The Diagrams Below Show how Houses Can Be Protected in Areas that Are Prone to Flooding

The Diagrams Below Show how Houses Can Be Protected in Areas That Are Prone to Flooding. Summarise the Information by Selecting and Reporting the Main Features, and Make Comparisons Where Relevant.

The diagrams below show how houses can be protected in areas that are prone to flooding.

The process diagram illustrates the methods of protesting buildings in regions predisposed to flooding. Overall, it can be seen that stopbank may and may not be utilised to prevent floods.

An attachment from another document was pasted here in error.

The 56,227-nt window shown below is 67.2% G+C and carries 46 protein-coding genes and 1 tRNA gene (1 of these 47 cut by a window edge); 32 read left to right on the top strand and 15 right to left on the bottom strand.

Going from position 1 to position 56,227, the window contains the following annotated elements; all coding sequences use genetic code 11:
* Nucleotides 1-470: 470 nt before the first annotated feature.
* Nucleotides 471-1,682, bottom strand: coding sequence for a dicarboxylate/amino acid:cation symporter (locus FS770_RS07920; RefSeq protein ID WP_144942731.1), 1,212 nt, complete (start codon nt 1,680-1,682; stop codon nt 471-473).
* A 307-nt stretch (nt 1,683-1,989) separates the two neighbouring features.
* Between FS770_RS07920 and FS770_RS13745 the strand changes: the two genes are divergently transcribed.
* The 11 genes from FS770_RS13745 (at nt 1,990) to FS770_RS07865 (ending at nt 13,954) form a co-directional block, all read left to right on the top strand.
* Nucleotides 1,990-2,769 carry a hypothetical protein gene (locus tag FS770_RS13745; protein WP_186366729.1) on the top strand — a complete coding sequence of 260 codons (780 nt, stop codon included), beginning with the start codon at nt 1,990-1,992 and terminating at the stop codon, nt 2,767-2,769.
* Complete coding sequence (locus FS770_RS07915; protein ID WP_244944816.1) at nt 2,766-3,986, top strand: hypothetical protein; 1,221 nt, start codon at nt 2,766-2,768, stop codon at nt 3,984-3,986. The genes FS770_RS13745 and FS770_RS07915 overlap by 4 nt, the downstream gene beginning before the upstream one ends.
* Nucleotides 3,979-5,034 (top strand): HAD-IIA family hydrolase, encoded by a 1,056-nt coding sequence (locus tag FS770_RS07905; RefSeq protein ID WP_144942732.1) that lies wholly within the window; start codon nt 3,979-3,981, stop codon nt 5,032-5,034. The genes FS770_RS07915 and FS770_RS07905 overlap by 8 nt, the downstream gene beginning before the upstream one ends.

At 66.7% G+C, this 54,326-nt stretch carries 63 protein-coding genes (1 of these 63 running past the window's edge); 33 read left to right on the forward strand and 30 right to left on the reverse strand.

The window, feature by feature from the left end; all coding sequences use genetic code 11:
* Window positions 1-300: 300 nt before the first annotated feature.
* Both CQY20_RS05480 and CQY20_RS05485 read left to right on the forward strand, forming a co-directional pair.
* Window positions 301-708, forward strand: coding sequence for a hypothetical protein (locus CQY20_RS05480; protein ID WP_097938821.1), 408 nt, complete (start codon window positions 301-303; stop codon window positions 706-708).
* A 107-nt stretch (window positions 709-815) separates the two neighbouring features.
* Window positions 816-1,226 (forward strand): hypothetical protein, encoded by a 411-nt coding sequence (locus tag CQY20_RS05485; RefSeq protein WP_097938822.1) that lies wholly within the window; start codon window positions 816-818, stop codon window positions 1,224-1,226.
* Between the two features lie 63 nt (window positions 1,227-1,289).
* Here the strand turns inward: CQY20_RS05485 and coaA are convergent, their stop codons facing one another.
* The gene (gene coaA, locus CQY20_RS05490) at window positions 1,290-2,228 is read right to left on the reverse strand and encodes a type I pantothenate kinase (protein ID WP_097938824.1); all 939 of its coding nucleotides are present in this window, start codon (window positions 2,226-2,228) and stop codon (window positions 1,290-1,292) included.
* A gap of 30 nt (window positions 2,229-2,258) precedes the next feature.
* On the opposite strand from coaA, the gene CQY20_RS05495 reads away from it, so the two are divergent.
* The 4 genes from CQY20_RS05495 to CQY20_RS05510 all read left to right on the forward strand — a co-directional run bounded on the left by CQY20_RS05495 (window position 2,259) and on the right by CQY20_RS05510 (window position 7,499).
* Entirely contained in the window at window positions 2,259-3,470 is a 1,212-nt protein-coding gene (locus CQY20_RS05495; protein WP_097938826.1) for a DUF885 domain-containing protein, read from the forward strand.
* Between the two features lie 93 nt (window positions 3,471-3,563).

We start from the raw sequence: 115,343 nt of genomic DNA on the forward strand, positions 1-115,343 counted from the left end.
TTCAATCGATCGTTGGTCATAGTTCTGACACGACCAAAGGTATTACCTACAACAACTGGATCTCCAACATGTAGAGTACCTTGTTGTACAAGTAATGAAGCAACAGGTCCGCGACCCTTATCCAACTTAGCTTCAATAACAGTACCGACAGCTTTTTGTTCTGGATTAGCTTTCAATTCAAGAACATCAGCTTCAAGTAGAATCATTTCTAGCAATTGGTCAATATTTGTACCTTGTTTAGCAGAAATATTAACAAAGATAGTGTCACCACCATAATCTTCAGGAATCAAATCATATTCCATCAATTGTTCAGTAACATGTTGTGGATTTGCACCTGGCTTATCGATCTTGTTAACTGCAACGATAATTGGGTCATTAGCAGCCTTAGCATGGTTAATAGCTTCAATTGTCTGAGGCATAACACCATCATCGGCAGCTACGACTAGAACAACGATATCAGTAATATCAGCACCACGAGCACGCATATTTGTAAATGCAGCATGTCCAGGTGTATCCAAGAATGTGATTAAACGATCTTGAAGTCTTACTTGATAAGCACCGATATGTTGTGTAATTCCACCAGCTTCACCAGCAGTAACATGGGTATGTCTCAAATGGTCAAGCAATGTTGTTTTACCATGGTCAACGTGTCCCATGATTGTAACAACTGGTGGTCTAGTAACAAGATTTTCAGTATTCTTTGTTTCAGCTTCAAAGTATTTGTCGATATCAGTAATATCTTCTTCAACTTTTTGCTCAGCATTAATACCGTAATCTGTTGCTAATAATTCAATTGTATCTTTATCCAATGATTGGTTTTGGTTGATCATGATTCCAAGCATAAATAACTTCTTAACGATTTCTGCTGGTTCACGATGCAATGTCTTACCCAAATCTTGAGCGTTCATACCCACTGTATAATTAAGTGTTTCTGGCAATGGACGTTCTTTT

To begin, where there is a stopbank, internal runoff from heavy downpours of rain is flooded toward the house area. The construction of houses was raised to a standard height to allow internal ponding.

Next, at the junction of the stopbank is a floodgate that controls the inward and outward flow of water. Following this, the freeboard is situated at the stopbank’s point, which permits a 100-year flood level. Then berm allows easy river drainage without causing the house’s collapse.

Converse, where there is no stop bank, houses are constructed with a freeboard of 300mm height and are adequately raised above the ground level. After this, 100 years flood level is achieved, thus preventing the house from being pulled down by the flood. The water is then drained toward the riverside.

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